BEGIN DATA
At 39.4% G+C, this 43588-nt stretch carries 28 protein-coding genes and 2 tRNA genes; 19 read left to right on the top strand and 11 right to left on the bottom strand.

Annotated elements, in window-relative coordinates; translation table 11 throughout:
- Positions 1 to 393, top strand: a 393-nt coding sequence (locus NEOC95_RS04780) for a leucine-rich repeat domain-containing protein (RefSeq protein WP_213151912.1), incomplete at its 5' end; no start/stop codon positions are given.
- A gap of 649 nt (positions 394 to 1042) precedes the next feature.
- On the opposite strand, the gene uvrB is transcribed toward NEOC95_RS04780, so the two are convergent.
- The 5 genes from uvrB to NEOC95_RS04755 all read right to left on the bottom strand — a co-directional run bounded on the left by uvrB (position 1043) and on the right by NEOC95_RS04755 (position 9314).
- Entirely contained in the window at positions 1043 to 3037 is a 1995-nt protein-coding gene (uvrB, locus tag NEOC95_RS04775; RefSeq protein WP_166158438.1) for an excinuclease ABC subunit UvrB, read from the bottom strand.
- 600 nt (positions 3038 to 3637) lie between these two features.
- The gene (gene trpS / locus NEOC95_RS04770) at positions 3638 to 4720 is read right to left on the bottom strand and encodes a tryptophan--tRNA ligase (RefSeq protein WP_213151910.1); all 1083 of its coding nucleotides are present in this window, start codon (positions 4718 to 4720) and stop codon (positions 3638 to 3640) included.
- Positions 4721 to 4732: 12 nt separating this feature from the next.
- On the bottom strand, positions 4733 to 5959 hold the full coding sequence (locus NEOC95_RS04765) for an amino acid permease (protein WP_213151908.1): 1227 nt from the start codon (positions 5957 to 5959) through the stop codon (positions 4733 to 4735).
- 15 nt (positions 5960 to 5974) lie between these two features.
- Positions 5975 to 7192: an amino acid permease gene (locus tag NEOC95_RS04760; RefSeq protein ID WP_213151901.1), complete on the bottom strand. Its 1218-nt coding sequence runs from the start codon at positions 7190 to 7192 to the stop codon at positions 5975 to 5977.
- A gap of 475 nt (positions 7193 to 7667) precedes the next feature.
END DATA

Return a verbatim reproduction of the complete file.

At 39.4% G+C, this 43588-nt stretch carries 28 protein-coding genes and 2 tRNA genes; 19 read left to right on the top strand and 11 right to left on the bottom strand.

Annotated elements, in window-relative coordinates; translation table 11 throughout:
- Positions 1 to 393, top strand: a 393-nt coding sequence (locus NEOC95_RS04780) for a leucine-rich repeat domain-containing protein (RefSeq protein WP_213151912.1), incomplete at its 5' end; no start/stop codon positions are given.
- A gap of 649 nt (positions 394 to 1042) precedes the next feature.
- On the opposite strand, the gene uvrB is transcribed toward NEOC95_RS04780, so the two are convergent.
- The 5 genes from uvrB to NEOC95_RS04755 all read right to left on the bottom strand — a co-directional run bounded on the left by uvrB (position 1043) and on the right by NEOC95_RS04755 (position 9314).
- Entirely contained in the window at positions 1043 to 3037 is a 1995-nt protein-coding gene (uvrB, locus tag NEOC95_RS04775; RefSeq protein WP_166158438.1) for an excinuclease ABC subunit UvrB, read from the bottom strand.
- 600 nt (positions 3038 to 3637) lie between these two features.
- The gene (gene trpS / locus NEOC95_RS04770) at positions 3638 to 4720 is read right to left on the bottom strand and encodes a tryptophan--tRNA ligase (RefSeq protein WP_213151910.1); all 1083 of its coding nucleotides are present in this window, start codon (positions 4718 to 4720) and stop codon (positions 3638 to 3640) included.
- Positions 4721 to 4732: 12 nt separating this feature from the next.
- On the bottom strand, positions 4733 to 5959 hold the full coding sequence (locus NEOC95_RS04765) for an amino acid permease (protein WP_213151908.1): 1227 nt from the start codon (positions 5957 to 5959) through the stop codon (positions 4733 to 4735).
- 15 nt (positions 5960 to 5974) lie between these two features.
- Positions 5975 to 7192: an amino acid permease gene (locus tag NEOC95_RS04760; RefSeq protein ID WP_213151901.1), complete on the bottom strand. Its 1218-nt coding sequence runs from the start codon at positions 7190 to 7192 to the stop codon at positions 5975 to 5977.
- A gap of 475 nt (positions 7193 to 7667) precedes the next feature.